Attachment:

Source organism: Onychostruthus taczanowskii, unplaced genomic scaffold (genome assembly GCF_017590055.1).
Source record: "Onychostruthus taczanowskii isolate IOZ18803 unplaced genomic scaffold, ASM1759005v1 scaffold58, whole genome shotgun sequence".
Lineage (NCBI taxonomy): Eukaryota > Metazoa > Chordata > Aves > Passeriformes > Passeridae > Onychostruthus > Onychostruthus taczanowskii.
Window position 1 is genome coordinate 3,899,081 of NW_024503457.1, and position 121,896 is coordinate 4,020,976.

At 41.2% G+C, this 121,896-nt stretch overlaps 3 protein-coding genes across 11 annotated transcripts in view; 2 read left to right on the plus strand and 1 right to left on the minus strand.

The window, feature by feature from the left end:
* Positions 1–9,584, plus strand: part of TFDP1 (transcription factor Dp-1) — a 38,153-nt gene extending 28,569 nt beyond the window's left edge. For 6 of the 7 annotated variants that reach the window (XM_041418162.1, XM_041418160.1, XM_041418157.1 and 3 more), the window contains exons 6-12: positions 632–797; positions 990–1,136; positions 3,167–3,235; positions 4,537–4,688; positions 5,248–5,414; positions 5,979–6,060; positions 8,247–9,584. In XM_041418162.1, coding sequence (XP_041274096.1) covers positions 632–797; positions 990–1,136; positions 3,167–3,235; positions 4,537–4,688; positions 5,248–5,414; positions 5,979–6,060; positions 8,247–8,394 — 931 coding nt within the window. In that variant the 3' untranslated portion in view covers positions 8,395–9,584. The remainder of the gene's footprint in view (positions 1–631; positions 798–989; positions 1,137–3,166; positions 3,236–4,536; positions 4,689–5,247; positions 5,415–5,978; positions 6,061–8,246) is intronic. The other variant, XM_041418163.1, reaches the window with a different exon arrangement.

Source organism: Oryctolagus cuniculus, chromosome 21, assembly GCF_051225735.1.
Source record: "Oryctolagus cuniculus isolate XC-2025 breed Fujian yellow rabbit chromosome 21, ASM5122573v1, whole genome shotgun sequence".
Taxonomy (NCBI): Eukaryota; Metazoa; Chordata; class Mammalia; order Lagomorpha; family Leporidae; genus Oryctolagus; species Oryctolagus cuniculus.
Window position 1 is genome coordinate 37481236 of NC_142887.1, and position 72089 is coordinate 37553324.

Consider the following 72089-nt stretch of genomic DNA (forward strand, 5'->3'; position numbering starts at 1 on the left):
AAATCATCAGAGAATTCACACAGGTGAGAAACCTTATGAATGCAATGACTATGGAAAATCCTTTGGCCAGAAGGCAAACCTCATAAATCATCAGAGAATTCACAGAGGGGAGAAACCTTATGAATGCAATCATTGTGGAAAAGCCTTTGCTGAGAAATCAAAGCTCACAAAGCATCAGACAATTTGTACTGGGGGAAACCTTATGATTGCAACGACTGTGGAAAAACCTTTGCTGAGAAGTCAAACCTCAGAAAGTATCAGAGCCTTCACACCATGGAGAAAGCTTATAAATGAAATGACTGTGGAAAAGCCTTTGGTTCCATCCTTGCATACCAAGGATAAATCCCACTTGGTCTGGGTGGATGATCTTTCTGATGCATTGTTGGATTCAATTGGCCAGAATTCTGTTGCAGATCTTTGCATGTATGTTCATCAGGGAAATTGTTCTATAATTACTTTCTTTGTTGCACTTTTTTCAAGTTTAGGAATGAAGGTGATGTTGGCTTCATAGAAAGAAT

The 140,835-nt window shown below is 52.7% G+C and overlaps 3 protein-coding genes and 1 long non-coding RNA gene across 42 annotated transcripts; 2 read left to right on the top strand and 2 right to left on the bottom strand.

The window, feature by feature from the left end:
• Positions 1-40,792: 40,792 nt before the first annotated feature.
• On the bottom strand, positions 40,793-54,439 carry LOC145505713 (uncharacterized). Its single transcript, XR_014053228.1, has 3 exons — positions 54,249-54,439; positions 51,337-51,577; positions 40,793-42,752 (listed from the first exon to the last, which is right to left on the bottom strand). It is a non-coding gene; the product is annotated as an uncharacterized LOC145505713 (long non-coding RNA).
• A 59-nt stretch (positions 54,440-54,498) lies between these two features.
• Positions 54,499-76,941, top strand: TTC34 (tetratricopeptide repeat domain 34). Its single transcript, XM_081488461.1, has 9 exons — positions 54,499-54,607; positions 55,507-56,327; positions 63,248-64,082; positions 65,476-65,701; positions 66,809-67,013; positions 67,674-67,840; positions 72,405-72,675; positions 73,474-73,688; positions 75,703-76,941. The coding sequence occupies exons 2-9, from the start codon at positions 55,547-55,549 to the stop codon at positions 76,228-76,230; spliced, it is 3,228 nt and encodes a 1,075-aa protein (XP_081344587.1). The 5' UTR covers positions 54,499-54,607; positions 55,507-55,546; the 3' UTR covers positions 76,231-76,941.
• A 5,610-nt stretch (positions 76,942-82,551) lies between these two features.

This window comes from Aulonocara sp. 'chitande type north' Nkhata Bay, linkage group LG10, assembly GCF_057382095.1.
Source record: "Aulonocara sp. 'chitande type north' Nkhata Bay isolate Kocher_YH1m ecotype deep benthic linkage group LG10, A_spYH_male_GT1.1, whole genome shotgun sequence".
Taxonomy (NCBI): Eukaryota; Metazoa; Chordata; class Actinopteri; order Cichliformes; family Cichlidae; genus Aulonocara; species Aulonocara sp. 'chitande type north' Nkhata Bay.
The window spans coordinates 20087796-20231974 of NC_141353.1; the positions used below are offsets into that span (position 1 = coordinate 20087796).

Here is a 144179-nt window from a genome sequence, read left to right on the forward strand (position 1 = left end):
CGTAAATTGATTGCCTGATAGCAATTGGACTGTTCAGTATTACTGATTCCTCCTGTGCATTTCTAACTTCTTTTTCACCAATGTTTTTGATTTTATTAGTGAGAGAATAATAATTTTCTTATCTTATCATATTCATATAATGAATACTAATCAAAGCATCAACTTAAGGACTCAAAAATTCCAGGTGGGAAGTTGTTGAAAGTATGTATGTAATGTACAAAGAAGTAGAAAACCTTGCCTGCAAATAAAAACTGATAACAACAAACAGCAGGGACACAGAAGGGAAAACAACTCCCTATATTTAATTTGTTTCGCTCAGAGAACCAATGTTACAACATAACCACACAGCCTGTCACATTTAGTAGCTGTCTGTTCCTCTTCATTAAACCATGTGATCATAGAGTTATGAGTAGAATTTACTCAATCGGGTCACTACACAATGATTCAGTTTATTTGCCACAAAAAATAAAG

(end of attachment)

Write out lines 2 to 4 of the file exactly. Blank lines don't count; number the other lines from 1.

Source record: "Onychostruthus taczanowskii isolate IOZ18803 unplaced genomic scaffold, ASM1759005v1 scaffold58, whole genome shotgun sequence".
Lineage (NCBI taxonomy): Eukaryota > Metazoa > Chordata > Aves > Passeriformes > Passeridae > Onychostruthus > Onychostruthus taczanowskii.
Window position 1 is genome coordinate 3,899,081 of NW_024503457.1, and position 121,896 is coordinate 4,020,976.